“I think some of the most beautiful images I’ve seen, which have captivated Australians, have been the embracing of that poor man with all the growths, or reaching out to people in wheelchairs, his ability as a simple, direct communicator with his own simplicity of life, and the way he spoke about priests, bishops and pope all being sinners.
“His determination to keep the simplicity that we have in our normal lives has endeared him to people because they feel here is someone who is one of us, who is like us, he is not standing off. We can relate the pope’s life to our lives.”
In suburban Sydney, conservative Catholic blogger Monica Doumit says Francis is having a real impact in the lives of Catholics.
“People are really taking to heart his words about encounter and reaching out,” Doumit says. “I just got a call from a friend on the way to work who helped a woman with a walking-frame. She said, ‘I was on the bus reading the pope’s comments on the globalisation of indifference, and I saw this woman, and I thought this is the moment for me to challenge the indifference.’”
So many stories. So much hope.
“Another friend told her that reading his encyclical on the environment made her feel she should be a vegetarian,” Doumit reported. “Another person said ‘I haven’t been to church in four years but because of Pope Francis I’m interested in having another look.’”
An uncertain future
So has Francis led to a resurgence in Mass attendance in Australia?
That is impossible to measure, Dixon said, because there is no hard data. He suspects the five-yearly Mass attendance count, due in May, will show a continued decline, but it may have been lessened by the Francis effect.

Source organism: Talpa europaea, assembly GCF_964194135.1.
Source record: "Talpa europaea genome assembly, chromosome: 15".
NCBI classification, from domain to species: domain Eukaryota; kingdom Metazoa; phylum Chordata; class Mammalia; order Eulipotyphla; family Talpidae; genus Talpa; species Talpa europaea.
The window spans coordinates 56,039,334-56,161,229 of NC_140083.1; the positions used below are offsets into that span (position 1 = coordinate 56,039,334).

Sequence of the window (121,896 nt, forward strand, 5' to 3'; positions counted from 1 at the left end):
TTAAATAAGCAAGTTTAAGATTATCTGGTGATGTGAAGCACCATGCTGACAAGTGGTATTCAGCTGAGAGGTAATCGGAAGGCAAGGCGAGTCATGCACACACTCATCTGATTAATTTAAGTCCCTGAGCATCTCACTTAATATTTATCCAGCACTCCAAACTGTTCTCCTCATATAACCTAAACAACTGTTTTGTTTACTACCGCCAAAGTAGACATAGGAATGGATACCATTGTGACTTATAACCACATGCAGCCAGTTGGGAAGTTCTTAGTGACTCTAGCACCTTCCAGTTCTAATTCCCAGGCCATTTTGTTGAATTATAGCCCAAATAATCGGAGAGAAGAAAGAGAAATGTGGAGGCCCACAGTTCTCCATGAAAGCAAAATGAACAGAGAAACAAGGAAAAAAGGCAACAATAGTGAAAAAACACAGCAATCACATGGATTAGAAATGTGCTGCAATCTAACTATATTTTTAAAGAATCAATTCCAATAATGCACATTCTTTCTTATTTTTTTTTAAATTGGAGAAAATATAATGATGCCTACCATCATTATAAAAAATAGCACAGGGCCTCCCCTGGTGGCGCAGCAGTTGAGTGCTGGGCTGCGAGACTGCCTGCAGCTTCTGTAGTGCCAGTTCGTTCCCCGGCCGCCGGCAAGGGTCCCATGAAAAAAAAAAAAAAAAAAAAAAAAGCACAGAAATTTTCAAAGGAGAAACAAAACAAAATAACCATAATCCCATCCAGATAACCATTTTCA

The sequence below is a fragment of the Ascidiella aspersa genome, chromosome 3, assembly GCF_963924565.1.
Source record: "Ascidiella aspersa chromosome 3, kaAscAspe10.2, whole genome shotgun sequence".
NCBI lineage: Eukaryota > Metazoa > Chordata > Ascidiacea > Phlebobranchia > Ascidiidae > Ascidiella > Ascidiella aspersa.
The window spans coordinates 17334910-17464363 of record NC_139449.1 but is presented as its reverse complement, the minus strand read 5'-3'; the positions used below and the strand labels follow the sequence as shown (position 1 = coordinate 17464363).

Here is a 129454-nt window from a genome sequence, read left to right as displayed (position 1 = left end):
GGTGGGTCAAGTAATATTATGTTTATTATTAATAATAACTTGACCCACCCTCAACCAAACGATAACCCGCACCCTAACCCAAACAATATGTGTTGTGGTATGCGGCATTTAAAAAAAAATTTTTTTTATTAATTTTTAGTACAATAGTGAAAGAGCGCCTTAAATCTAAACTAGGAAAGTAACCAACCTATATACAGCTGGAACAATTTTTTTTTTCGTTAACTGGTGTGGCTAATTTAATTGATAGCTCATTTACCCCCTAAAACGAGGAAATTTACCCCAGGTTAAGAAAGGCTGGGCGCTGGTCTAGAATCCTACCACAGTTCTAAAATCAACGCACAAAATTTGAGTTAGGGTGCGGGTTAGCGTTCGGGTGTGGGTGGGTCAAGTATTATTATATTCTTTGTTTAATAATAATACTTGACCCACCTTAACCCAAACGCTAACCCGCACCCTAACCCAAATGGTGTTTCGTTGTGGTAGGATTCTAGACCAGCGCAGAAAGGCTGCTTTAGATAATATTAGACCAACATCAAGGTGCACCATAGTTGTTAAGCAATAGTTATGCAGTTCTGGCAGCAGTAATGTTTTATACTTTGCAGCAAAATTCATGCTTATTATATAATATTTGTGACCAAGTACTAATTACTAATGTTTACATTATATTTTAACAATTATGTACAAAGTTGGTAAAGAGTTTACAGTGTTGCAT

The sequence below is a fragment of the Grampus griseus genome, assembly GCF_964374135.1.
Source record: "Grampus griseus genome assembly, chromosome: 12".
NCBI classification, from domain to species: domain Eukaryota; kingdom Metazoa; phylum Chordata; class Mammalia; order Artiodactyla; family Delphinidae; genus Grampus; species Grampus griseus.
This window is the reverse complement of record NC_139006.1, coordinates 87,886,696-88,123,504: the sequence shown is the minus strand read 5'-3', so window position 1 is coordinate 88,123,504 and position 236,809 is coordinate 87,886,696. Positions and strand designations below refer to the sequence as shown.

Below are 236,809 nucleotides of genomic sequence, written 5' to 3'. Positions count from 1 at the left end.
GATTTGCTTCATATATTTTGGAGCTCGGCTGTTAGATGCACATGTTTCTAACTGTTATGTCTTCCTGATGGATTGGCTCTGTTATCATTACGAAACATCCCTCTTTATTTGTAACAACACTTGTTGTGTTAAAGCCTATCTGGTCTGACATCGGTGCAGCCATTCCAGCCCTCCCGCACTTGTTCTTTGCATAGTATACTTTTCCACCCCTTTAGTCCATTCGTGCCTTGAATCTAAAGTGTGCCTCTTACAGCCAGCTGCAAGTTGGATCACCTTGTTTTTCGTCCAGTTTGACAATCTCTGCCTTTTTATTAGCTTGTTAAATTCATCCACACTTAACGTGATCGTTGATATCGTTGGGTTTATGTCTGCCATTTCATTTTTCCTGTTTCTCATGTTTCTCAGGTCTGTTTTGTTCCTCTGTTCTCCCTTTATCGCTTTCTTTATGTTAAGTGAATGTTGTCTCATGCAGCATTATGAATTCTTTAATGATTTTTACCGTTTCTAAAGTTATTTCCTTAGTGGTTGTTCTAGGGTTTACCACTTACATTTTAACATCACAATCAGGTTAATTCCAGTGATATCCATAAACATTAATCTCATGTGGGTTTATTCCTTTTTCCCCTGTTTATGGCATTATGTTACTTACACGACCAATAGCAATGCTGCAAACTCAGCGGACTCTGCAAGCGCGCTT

It is also too early to quantify the Pope Francis effect around the world.
No pope, or any public figure, can stand forever atop the popularity ratings.
Expectations raised unrealistically high on issues such as reform of the Curia or divorced and remarried Catholics being allowed to receive Communion without first receiving an annulment can lead to disappointment.
The pontiff can welcome gays and promise accountability for those who cover up or commit crimes of sexual abuse against minors, but such overtures will only have meaning if they are implemented by church leaders throughout the world, said sociologist Fortunato Mallimaci of the University of Buenos Aires, a leading authority on religion and politics in Latin America.
Although he has hugely impressed many non-Catholics and the secular media, those inside the church can be harder to satisfy. Some conservatives fear Francis is too open to change, and some progressives complain he is not moving fast enough.
Doumit agrees some conservative Catholics are troubled.
But she suggested that it is the pope’s informality that sometimes requires the Vatican to hose down over-enthusiastic expectations about potential changes in church doctrine.
Yet if it is not a doctrinal revolution, some who know Francis well said the pope’s genuine faith and his agenda of reform and renewal that places pastoral concerns over judgmental attitudes is part of “a cultural revolution” in the church.
“He’s trying to make church a positive thing,” said Sergio Rubin, religion writer for the Argentinian newspaper Clarin and the co-author of “El Papa Francisco”. “The church is also about love, the afterlife.”
And those are the types of changes that are being embraced by many Catholics around the world, including Resurrection Parish in Keysborough.
“We wanted that Francis effect,” said parishioner Kath Dowling. “We wanted that change, we wanted the spirit to come in and breathe new life into the Church.”
This article first appeared on the International Association of Religion Journalists website.
Barney Zwartz is Senior Fellow at the Centre for Public Christianity and former religion editor for The Age.